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A Reds debacle at Wrigley Field and the turning point of their season

Four games that set the stage for a stretch run.

Washington Nationals v Cincinnati Reds Photo by Emilee Chinn/Cincinnati Reds/Getty Images

There’s a word, there are words for what happened to the Cincinnati Reds during their series in Wrigley Field against the Chicago Cubs, but I’m still having a hard time picking the right ones.

In 4 games, the Reds surrendered 46 total runs, the most in any single 4-game series they have played since films had no sound. In 4 games, the Cubs scored 46 total runs, the most in any 4-game series they have played since the days where wind and horse were still preferred methods of travel.

The thing is, the Reds did manage to win a game within it all before the Cubs brontosaurused their way past them for the final three, and a funny thing happened between those two tide-turns: Major League Baseball’s trade deadline came, and went, with the two teams taking very divergent paths.

The Cubs took the opportunity to push chips in for this season, reaching out to the Washington Nationals for 3B Jeimer Candelario, perhaps the hottest bat moved all deadline, as well as relief help from Kansas City in the form of Jose Cuas. Perhaps more importantly, however, was their decision to pump the brakes publicly on potentially being a ‘seller,’ instead committing to keeping pending big ticket free-agents like Cody Bellinger and Marcus Stroman to continue their run.

In hindsight, it’s precisely what they’d always planned to do, so long as they’d kept themselves within shouting distance in a division that was there for the taking. They’d spent large during the hot stove season to begin things, bringing in Dansby Swanson and Jameson Taillon while doling out an extension to Reds-killer Ian Happ. They had formed their core, waited to see it develop, and then augmented it when its needs finally became clear to make a 60ish game sprint towards the best this 2023 season could become.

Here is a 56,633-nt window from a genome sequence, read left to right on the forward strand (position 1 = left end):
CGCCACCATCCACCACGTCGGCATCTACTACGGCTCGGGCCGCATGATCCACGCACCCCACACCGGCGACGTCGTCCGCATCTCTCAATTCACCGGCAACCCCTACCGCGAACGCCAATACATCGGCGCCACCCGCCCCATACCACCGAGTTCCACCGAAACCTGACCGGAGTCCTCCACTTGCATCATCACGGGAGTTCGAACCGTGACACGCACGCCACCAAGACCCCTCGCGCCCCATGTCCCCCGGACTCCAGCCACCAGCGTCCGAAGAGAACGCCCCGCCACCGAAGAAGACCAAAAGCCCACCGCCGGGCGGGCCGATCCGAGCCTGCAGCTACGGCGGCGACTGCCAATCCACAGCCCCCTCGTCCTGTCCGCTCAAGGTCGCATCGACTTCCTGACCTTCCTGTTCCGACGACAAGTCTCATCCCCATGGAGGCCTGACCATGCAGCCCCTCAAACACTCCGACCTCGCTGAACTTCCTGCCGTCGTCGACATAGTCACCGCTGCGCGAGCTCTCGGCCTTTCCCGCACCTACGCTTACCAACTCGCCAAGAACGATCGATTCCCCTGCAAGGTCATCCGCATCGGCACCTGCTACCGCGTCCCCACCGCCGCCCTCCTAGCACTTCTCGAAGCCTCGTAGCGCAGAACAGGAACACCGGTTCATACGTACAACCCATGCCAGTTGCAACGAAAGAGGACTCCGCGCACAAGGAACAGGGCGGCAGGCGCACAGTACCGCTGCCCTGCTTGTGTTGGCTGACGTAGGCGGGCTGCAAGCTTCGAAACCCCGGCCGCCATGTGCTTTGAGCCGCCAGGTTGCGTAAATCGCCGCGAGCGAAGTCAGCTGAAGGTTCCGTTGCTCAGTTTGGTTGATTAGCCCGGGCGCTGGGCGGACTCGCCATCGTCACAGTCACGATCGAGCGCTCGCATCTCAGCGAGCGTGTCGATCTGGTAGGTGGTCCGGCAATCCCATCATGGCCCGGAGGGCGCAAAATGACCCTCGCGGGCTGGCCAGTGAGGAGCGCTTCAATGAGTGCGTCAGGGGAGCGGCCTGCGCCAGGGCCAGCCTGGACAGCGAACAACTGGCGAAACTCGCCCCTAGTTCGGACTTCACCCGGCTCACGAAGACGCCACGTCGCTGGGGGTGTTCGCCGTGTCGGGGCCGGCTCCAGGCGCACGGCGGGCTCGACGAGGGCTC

The Reds did not. From the first pitch after the Reds did not, it looked like the players on the Reds wished they had.

Ben Lively got hurt, the exhausted bullpen further wilted, catcher Luke Maile didn’t just pitch, he pitched twice, and the end result of the entire mid-week debacle features the Reds no longer in 1st place in the division and the Cubs, energized and augmented as they are, now just 2 games back of the club they just ransacked, their +79 run differential dwarfing that of the Reds (-19) and everyone else in the division. In failing to become the beast of the division, the Reds, in turn, helped unleash the Cubs as that new beast.

There’s still a lot to be excited about in Cincinnati for this season, and there’s still the chance they surprise us down the stretch the way they surprised the world through the season’s first 100 games, but the rookie-laden club sure could have used some help to make that happen. They’re home again, finally, with 11 of their next 14 in GABP, and perhaps that’s the fuel they need to hit the gas pedal a bit once again. Still, at the very point of the season where a series could have signaled a turning point, it sure felt like that series saw things take a turn, and the Reds are going to need to burn through their brake pads slamming on them immediately to have any chance of fixing that before it’s too late.